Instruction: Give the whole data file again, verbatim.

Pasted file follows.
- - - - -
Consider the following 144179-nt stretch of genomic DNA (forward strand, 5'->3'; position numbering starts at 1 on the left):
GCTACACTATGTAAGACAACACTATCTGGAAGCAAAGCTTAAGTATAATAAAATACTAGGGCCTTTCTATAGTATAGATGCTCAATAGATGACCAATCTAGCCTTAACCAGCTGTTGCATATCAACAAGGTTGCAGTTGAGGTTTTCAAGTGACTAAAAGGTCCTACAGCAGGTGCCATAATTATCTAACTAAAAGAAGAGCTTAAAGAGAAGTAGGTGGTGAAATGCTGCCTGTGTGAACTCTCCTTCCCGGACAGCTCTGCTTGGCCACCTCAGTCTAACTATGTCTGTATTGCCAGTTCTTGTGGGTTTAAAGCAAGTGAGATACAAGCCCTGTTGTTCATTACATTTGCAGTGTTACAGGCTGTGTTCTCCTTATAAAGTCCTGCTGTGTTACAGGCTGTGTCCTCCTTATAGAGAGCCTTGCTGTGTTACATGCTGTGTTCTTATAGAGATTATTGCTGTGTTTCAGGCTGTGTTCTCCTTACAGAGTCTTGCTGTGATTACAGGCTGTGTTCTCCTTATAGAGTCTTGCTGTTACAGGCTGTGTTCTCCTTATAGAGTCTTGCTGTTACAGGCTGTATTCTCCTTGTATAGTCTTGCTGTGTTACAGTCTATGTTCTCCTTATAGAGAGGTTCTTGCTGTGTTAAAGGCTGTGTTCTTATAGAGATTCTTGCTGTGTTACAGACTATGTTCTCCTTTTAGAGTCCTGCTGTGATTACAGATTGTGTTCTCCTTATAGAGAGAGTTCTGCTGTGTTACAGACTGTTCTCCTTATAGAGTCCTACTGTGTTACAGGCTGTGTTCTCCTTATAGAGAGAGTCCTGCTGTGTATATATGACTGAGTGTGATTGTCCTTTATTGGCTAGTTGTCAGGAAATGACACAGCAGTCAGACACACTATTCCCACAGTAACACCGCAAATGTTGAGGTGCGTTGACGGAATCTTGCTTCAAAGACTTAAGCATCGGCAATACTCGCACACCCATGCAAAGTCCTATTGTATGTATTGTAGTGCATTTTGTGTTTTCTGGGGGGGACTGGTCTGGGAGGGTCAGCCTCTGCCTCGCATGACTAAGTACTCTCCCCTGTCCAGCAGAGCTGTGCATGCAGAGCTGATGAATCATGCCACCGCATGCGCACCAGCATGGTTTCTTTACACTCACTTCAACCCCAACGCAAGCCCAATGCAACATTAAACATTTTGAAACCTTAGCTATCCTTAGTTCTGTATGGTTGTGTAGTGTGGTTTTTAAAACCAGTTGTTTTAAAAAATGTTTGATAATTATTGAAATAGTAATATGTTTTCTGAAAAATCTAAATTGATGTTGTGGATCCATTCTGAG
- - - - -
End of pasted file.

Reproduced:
Consider the following 144179-nt stretch of genomic DNA (forward strand, 5'->3'; position numbering starts at 1 on the left):
GCTACACTATGTAAGACAACACTATCTGGAAGCAAAGCTTAAGTATAATAAAATACTAGGGCCTTTCTATAGTATAGATGCTCAATAGATGACCAATCTAGCCTTAACCAGCTGTTGCATATCAACAAGGTTGCAGTTGAGGTTTTCAAGTGACTAAAAGGTCCTACAGCAGGTGCCATAATTATCTAACTAAAAGAAGAGCTTAAAGAGAAGTAGGTGGTGAAATGCTGCCTGTGTGAACTCTCCTTCCCGGACAGCTCTGCTTGGCCACCTCAGTCTAACTATGTCTGTATTGCCAGTTCTTGTGGGTTTAAAGCAAGTGAGATACAAGCCCTGTTGTTCATTACATTTGCAGTGTTACAGGCTGTGTTCTCCTTATAAAGTCCTGCTGTGTTACAGGCTGTGTCCTCCTTATAGAGAGCCTTGCTGTGTTACATGCTGTGTTCTTATAGAGATTATTGCTGTGTTTCAGGCTGTGTTCTCCTTACAGAGTCTTGCTGTGATTACAGGCTGTGTTCTCCTTATAGAGTCTTGCTGTTACAGGCTGTGTTCTCCTTATAGAGTCTTGCTGTTACAGGCTGTATTCTCCTTGTATAGTCTTGCTGTGTTACAGTCTATGTTCTCCTTATAGAGAGGTTCTTGCTGTGTTAAAGGCTGTGTTCTTATAGAGATTCTTGCTGTGTTACAGACTATGTTCTCCTTTTAGAGTCCTGCTGTGATTACAGATTGTGTTCTCCTTATAGAGAGAGTTCTGCTGTGTTACAGACTGTTCTCCTTATAGAGTCCTACTGTGTTACAGGCTGTGTTCTCCTTATAGAGAGAGTCCTGCTGTGTATATATGACTGAGTGTGATTGTCCTTTATTGGCTAGTTGTCAGGAAATGACACAGCAGTCAGACACACTATTCCCACAGTAACACCGCAAATGTTGAGGTGCGTTGACGGAATCTTGCTTCAAAGACTTAAGCATCGGCAATACTCGCACACCCATGCAAAGTCCTATTGTATGTATTGTAGTGCATTTTGTGTTTTCTGGGGGGGACTGGTCTGGGAGGGTCAGCCTCTGCCTCGCATGACTAAGTACTCTCCCCTGTCCAGCAGAGCTGTGCATGCAGAGCTGATGAATCATGCCACCGCATGCGCACCAGCATGGTTTCTTTACACTCACTTCAACCCCAACGCAAGCCCAATGCAACATTAAACATTTTGAAACCTTAGCTATCCTTAGTTCTGTATGGTTGTGTAGTGTGGTTTTTAAAACCAGTTGTTTTAAAAAATGTTTGATAATTATTGAAATAGTAATATGTTTTCTGAAAAATCTAAATTGATGTTGTGGATCCATTCTGAG